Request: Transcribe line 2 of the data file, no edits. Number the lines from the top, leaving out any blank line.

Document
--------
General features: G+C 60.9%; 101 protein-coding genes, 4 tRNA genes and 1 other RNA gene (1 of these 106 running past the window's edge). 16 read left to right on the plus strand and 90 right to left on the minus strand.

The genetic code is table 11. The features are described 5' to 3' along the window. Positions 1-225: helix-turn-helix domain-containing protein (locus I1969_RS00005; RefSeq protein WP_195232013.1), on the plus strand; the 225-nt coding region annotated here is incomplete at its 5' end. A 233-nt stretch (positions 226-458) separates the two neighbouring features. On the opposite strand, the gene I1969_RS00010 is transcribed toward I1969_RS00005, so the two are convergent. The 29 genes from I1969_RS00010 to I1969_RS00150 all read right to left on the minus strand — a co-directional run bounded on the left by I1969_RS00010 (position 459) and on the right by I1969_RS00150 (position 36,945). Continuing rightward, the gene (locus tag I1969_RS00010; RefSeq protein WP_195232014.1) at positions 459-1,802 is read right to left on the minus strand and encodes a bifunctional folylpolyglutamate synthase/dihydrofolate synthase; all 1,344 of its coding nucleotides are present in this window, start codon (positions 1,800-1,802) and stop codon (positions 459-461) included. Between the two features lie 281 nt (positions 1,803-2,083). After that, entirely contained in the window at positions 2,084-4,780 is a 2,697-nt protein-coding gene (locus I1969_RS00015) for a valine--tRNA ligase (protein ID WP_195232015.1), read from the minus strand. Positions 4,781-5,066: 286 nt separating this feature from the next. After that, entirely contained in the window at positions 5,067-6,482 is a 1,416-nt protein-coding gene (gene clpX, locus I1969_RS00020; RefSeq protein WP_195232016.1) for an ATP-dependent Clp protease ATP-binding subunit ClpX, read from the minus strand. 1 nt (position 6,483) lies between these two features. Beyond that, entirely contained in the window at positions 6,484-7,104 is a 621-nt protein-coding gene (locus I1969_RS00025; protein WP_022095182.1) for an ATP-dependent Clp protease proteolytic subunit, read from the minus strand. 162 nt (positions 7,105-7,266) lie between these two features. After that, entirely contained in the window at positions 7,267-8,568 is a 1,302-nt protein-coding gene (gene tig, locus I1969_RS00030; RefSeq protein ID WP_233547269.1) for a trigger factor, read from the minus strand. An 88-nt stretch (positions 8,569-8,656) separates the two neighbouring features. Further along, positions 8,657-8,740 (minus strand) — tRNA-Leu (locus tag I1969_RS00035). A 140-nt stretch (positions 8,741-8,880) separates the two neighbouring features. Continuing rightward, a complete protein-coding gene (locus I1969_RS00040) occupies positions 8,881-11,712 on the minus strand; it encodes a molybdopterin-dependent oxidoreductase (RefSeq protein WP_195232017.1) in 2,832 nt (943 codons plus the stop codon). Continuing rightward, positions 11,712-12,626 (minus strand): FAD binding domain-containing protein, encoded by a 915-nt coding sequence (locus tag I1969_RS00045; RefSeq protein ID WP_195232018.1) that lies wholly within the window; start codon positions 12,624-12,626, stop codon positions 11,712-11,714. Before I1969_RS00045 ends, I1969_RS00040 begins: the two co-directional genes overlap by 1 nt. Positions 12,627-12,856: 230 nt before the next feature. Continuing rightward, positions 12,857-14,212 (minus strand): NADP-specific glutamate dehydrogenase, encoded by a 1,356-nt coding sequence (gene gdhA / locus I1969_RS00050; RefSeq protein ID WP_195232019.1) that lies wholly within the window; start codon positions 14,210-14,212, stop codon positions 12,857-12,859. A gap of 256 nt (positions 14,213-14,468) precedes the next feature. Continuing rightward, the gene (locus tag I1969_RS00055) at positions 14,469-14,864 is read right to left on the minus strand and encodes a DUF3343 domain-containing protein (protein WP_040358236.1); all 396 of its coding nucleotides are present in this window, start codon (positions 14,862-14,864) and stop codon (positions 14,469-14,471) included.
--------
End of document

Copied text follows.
The genetic code is table 11. The features are described 5' to 3' along the window. Positions 1-225: helix-turn-helix domain-containing protein (locus I1969_RS00005; RefSeq protein WP_195232013.1), on the plus strand; the 225-nt coding region annotated here is incomplete at its 5' end. A 233-nt stretch (positions 226-458) separates the two neighbouring features. On the opposite strand, the gene I1969_RS00010 is transcribed toward I1969_RS00005, so the two are convergent. The 29 genes from I1969_RS00010 to I1969_RS00150 all read right to left on the minus strand — a co-directional run bounded on the left by I1969_RS00010 (position 459) and on the right by I1969_RS00150 (position 36,945). Continuing rightward, the gene (locus tag I1969_RS00010; RefSeq protein WP_195232014.1) at positions 459-1,802 is read right to left on the minus strand and encodes a bifunctional folylpolyglutamate synthase/dihydrofolate synthase; all 1,344 of its coding nucleotides are present in this window, start codon (positions 1,800-1,802) and stop codon (positions 459-461) included. Between the two features lie 281 nt (positions 1,803-2,083). After that, entirely contained in the window at positions 2,084-4,780 is a 2,697-nt protein-coding gene (locus I1969_RS00015) for a valine--tRNA ligase (protein ID WP_195232015.1), read from the minus strand. Positions 4,781-5,066: 286 nt separating this feature from the next. After that, entirely contained in the window at positions 5,067-6,482 is a 1,416-nt protein-coding gene (gene clpX, locus I1969_RS00020; RefSeq protein WP_195232016.1) for an ATP-dependent Clp protease ATP-binding subunit ClpX, read from the minus strand. 1 nt (position 6,483) lies between these two features. Beyond that, entirely contained in the window at positions 6,484-7,104 is a 621-nt protein-coding gene (locus I1969_RS00025; protein WP_022095182.1) for an ATP-dependent Clp protease proteolytic subunit, read from the minus strand. 162 nt (positions 7,105-7,266) lie between these two features. After that, entirely contained in the window at positions 7,267-8,568 is a 1,302-nt protein-coding gene (gene tig, locus I1969_RS00030; RefSeq protein ID WP_233547269.1) for a trigger factor, read from the minus strand. An 88-nt stretch (positions 8,569-8,656) separates the two neighbouring features. Further along, positions 8,657-8,740 (minus strand) — tRNA-Leu (locus tag I1969_RS00035). A 140-nt stretch (positions 8,741-8,880) separates the two neighbouring features. Continuing rightward, a complete protein-coding gene (locus I1969_RS00040) occupies positions 8,881-11,712 on the minus strand; it encodes a molybdopterin-dependent oxidoreductase (RefSeq protein WP_195232017.1) in 2,832 nt (943 codons plus the stop codon). Continuing rightward, positions 11,712-12,626 (minus strand): FAD binding domain-containing protein, encoded by a 915-nt coding sequence (locus tag I1969_RS00045; RefSeq protein ID WP_195232018.1) that lies wholly within the window; start codon positions 12,624-12,626, stop codon positions 11,712-11,714. Before I1969_RS00045 ends, I1969_RS00040 begins: the two co-directional genes overlap by 1 nt. Positions 12,627-12,856: 230 nt before the next feature. Continuing rightward, positions 12,857-14,212 (minus strand): NADP-specific glutamate dehydrogenase, encoded by a 1,356-nt coding sequence (gene gdhA / locus I1969_RS00050; RefSeq protein ID WP_195232019.1) that lies wholly within the window; start codon positions 14,210-14,212, stop codon positions 12,857-12,859. A gap of 256 nt (positions 14,213-14,468) precedes the next feature. Continuing rightward, the gene (locus tag I1969_RS00055) at positions 14,469-14,864 is read right to left on the minus strand and encodes a DUF3343 domain-containing protein (protein WP_040358236.1); all 396 of its coding nucleotides are present in this window, start codon (positions 14,862-14,864) and stop codon (positions 14,469-14,471) included.